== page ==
Introduction: Muscle fibers are composed of bundles of contractile muscle called myofibrils. Each myofibril is made up of smaller repeating units called sarcomeres. Thin filaments of actin and thick filaments of myosin form the muscle fibers. Myosin and actin filaments, as well as regions where the two overlap, form repeating light and dark bands in each sarcomere. These thick and thin filaments are linked at regular intervals by cross-bridges made from extensions of the myosin molecules.

Researchers from 1930 to 1960 sought to understand the mechanism of muscle contraction. The "contracting filament hypothesis" proposed that the filaments themselves contract. Electron microscope observations, however, did not support this hypothesis. Neither the thick nor thin bands changed in length when the muscle contracted. Only the degree of overlap between thick and thin filaments changed. Huxley alternatively propoded the Sliding Filament Model, suggesting muscle contraction results as the crossbridges linking the actin and myosin molecules pull the filaments over one another.

Importance: In a contracted muscle the degree of overlap between thick and thin filaments should be high. Consequently, Huxley hypothesized the force generated by a muscle should depend on the degree of overlap.

Question: Does evidence support the Sliding Filament Model? In other words, does the force generated by a muscle depend on the degree of overlap between thick and thin filaments?



force generated by a muscle (g wt)


speed of muscle contraction (cm/sec)

a, b, c



rate constant of crossbridge attachment (sec-1)


rate constant of crossbridge detachment (sec-1)


maximum force (g wt)


Methods: Hill (1938) hypothesized specific relationships between the force generated by a muscle and the speed at which a stimulated muscle contracts under a given load. A stimulated muscle may contract to 1/3 its size at a particular speed. When that muscle is attached to a load, the speed and size to which it contracts decreases. In other words, as the load increases, the muscle cannot lift the load as far. Hill expressed this, for each sarcomere in a muscle, as the characteristic equation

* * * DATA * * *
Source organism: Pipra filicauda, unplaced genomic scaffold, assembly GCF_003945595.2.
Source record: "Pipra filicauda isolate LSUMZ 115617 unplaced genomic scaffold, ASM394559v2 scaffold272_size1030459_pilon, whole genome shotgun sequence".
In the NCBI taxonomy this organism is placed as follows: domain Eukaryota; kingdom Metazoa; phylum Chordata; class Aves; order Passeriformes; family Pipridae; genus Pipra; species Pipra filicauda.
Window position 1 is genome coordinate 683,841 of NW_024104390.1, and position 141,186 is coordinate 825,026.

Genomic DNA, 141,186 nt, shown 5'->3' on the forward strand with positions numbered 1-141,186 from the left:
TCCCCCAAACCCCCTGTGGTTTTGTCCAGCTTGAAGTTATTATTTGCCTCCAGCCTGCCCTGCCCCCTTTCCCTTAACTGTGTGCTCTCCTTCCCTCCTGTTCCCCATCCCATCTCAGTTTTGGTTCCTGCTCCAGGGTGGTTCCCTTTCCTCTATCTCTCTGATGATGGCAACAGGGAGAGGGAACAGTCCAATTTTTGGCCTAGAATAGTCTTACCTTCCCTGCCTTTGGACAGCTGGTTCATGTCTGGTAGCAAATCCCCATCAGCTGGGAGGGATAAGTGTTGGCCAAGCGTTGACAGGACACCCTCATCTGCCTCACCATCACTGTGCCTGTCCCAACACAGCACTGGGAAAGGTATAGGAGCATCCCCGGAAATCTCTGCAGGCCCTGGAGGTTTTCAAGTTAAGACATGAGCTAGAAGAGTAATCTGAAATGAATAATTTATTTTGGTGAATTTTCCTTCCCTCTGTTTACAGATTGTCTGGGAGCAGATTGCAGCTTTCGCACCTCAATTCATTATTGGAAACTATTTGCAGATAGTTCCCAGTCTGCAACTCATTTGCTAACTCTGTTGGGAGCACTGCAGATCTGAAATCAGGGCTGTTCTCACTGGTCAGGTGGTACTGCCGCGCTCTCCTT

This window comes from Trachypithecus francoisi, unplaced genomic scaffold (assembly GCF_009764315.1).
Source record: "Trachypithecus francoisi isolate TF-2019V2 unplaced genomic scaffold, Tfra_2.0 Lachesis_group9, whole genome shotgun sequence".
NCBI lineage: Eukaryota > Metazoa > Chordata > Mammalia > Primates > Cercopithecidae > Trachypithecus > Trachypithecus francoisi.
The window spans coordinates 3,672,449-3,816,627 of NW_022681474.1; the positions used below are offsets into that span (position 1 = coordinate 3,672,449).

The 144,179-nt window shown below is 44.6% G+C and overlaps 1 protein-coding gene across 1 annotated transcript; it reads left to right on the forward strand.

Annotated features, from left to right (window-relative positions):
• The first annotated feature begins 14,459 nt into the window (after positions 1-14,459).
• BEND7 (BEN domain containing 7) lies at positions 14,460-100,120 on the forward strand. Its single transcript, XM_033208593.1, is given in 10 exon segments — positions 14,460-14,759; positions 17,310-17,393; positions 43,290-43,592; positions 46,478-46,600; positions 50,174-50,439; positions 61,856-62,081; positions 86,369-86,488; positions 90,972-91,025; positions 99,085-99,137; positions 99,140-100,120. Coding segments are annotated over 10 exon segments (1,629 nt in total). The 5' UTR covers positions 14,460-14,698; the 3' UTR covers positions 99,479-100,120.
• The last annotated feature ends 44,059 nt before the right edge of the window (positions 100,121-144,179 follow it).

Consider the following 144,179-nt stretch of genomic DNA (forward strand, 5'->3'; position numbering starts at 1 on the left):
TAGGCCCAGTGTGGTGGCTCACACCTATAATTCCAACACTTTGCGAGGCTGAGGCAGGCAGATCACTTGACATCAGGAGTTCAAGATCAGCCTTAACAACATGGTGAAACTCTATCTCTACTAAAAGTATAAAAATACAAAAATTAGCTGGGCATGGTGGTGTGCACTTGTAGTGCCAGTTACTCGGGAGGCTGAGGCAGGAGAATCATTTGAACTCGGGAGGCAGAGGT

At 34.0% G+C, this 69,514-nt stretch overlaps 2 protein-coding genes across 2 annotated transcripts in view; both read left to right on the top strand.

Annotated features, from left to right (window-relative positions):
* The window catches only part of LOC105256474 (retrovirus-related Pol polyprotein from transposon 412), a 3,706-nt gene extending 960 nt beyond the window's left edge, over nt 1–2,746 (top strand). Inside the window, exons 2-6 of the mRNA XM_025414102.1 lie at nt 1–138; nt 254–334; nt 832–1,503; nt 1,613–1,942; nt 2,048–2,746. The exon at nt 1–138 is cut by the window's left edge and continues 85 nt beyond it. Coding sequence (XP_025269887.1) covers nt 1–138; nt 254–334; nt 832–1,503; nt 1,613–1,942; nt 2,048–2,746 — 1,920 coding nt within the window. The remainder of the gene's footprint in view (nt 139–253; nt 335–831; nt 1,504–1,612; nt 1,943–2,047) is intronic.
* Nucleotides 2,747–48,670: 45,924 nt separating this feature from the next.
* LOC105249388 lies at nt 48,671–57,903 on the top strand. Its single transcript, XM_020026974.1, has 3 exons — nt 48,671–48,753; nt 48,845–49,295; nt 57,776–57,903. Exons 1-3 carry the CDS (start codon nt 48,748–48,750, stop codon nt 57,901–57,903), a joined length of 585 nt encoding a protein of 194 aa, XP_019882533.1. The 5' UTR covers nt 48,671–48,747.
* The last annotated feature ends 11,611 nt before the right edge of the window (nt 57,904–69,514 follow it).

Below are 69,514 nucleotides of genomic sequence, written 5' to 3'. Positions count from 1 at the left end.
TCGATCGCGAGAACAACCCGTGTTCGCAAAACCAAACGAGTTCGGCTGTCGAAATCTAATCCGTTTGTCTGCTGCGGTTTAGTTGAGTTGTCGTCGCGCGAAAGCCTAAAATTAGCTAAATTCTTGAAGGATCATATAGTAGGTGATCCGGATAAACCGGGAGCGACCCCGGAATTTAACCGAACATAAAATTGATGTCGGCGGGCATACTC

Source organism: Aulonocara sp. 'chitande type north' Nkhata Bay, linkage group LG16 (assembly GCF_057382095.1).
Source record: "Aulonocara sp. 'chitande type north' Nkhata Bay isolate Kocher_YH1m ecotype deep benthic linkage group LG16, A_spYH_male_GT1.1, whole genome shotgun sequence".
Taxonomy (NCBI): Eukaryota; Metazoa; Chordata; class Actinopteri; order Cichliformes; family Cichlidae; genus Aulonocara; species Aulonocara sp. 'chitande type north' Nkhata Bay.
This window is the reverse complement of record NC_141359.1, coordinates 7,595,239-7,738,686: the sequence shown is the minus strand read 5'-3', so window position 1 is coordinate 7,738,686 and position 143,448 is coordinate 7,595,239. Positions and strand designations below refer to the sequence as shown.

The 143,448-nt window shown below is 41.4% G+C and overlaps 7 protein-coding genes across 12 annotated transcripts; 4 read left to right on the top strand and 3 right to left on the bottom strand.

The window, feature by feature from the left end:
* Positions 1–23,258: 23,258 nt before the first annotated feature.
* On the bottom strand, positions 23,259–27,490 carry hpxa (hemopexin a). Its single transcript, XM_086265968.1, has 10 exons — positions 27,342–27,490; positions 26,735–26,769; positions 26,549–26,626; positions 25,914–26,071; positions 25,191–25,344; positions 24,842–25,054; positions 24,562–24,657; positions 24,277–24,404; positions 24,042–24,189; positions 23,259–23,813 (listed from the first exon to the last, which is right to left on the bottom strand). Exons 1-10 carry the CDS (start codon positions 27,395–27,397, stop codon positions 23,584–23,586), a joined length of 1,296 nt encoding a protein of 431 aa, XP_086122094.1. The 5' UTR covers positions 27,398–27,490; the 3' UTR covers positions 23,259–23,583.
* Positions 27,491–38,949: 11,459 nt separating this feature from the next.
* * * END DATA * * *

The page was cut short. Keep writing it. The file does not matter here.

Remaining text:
(P + a)(V+b) = c

where P describes the force generated by a muscle, V is the speed at which a muscle contracts, and a, b, c are constants. The constant a describes the force expended to make the muscle contract, and b describes the smallest contraction rate of the muscle.

We can interpret Hill's equation in the following way: as the force (P) being exerted by the muscle increases, the contraction rate (V) must decrease so that we maintain the constant, c. You can see that this makes sense by facing a friend and placing your palm flat against his. Have your friend offer resistence as you push his hand away. When your friend offers little resistance, you can rapidly displace his hand (high V) with little force (low P). When your friend offers maximal resistance, you will need maximum force (high P) to slowly (low V) displace his hand.

Hill's relationship can be rewritten as

so that force (P) is now a function of the speed of contraction (V, cm/sec) of a stimulated muscle. Hill estimated that ab = g1/f1 where f1 is the rate constant (attachments per second) for crossbridge connection as actin and myosin molecules combine to form crossbridges. The rate constant g1 is the rate (detachments per second) for crossbridge detachment. The constant a is approximately equal to 1/4 Pmax. Pmax is the force generated in the sarcomere if all actin sites were attached to myosin sites. We can therefore simplify the above equation as